United Nations Operation in Mozambique

Mozambique United Nations Security Council Coat of arms of Mozambique
United Nations Operations in Mozambique
Emblem of the United Nations.svg
Formation13 October 1992[1]
Legal statusEnded 9 December 1994 [1]
Parent organization
United Nations Security Council
WebsiteUnited Nations Operation in Mozambique

The United Nations Operations in Mozambique (UNOMOZ) was a UN peace mission to Mozambique established in December 1992[2] under Security Council Resolution 797 with the assignment to monitor the implementation of the Rome General Peace Accords agreed upon by the Mozambican president Joaquim Chissano (FRELIMO) and Afonso Dhlakama of RENAMO. Its mandate ended in December 1994.

Mandate and Strength

ONUMOZ' mandate was:

In order to accomplish its mission ONUMOZ had an authorised strength of 6.625 troops and military support personnel, 354 military observers, 1.144 civil police officers, 355 international staff, 506 local staff and 900 election observers.[3]


The bulk of ONUMOZ troops under the command of Secretary-General's Special Representative Aldo Ajello was deployed in early 1993. Initially, ONUMOZ faced significant resistance carrying out its mission. Due to distrust among the conflict parties, the collection of weapons could only begin as late in November 1993 following a visit of the UN Secretary General and a further resolution of the UN security council (UN Security Council Resolution 882). Thus the original schedule which had aimed for elections in October 1993 could not be met. Despite of these obstacles the mission was a success with the holding of general, free elections on 13 October 1994. ONUMOZ's mandate expired with the swearing in of president Joaquim Chissano and the newly elected parliament and the mission was liquidated in January 1995. Prior to this, ONUMOZ had disarmed some 76,000 fighters, collected 155,000 firearms, helped train 10,000 soldiers of the new Mozambican Armed Forces (FADM) and helped repatriating most of the five million refugees and internally displaced people uprooted by the civil war. In doing so it had suffered 26 casualties. The mission cost US $492.6 million and an additional $616 million was spent on humanitarian aid.[3][4]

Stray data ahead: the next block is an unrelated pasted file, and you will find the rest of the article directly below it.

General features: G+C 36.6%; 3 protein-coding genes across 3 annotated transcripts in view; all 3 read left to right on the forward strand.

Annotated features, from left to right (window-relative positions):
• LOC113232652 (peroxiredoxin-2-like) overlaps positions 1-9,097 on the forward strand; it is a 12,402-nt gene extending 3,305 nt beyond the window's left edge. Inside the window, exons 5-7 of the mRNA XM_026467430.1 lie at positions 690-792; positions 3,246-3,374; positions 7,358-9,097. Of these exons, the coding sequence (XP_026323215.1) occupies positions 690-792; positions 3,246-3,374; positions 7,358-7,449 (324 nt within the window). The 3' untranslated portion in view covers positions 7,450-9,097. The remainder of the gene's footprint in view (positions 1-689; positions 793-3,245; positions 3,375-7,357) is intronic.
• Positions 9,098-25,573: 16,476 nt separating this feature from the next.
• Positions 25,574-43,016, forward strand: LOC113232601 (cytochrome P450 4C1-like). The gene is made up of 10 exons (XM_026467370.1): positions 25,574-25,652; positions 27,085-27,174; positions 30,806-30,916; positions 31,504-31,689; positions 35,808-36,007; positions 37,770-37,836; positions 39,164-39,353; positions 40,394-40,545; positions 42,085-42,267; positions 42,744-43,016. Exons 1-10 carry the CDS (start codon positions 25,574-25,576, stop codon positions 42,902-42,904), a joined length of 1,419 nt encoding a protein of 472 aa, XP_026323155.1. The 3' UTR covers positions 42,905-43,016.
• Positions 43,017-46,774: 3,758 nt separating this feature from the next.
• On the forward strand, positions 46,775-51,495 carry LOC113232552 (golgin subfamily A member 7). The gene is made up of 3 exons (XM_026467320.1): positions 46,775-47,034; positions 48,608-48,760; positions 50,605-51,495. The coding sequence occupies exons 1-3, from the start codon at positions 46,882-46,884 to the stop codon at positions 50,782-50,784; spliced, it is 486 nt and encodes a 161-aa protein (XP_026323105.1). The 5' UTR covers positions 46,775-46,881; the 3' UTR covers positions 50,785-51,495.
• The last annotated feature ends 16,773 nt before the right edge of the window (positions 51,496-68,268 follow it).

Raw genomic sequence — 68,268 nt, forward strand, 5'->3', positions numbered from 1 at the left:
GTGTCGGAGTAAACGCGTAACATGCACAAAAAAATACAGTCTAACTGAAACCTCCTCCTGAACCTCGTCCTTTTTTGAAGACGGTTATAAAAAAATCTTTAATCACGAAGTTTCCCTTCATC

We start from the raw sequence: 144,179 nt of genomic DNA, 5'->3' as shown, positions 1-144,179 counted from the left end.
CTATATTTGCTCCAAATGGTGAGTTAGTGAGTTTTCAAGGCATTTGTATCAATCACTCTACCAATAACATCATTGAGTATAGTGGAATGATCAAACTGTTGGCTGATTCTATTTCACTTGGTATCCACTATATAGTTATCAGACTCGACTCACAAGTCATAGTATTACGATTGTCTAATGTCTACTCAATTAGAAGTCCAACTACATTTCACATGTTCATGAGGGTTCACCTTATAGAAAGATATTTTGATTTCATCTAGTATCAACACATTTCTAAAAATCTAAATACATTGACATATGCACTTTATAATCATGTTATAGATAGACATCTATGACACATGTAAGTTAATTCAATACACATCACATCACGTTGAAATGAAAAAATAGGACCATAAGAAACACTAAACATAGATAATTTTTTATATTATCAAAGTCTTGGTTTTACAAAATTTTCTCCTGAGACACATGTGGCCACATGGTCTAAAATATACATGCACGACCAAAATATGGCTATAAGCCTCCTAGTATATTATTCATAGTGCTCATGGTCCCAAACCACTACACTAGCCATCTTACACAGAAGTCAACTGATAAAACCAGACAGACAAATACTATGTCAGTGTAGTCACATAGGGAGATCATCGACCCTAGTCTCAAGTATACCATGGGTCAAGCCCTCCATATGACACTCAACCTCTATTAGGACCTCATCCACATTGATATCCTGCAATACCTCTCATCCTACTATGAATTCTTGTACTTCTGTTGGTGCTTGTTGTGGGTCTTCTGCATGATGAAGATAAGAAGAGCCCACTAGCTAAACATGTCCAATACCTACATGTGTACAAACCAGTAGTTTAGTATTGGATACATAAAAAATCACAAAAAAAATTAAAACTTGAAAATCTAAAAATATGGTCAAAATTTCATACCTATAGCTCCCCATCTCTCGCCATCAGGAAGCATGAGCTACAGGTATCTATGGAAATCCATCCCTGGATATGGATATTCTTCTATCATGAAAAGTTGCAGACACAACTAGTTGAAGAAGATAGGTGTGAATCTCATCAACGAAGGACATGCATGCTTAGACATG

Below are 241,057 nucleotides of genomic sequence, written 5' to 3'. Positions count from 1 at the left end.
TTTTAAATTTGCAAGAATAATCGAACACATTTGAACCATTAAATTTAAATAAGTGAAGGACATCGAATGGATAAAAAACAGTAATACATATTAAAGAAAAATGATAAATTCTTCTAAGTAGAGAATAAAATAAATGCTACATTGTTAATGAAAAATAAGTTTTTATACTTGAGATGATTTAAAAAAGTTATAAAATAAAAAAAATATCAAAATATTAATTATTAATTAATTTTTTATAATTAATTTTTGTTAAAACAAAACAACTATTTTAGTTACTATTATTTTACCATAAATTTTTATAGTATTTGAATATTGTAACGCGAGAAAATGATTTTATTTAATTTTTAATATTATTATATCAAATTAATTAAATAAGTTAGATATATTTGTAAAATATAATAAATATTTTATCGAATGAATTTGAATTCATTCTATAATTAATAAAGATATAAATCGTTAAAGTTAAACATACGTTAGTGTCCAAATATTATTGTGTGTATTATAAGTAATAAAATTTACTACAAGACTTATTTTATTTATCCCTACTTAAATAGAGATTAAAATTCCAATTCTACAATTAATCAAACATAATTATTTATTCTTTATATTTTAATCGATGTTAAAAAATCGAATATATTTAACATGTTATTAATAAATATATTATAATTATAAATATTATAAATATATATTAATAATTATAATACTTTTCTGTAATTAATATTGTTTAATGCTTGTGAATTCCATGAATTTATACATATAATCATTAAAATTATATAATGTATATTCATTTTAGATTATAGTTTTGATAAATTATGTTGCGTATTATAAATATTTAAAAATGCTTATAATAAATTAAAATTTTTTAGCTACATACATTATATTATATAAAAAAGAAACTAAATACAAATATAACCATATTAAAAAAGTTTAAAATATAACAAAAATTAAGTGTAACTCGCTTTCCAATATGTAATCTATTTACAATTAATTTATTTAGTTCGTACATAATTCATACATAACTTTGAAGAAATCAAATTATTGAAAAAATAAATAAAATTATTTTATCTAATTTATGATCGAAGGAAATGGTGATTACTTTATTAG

1. ^ United Nations Security Council Resolution 782. S/RES/782(1992) 13 October 1992. Retrieved 2008-04-14.
  2. ^ a b "ONUMOZ". Retrieved 26 April 2015.
  3. ^ a b "UNOMIL". Retrieved 26 April 2015.
  4. ^ "ONUMOZ". Retrieved 26 April 2015.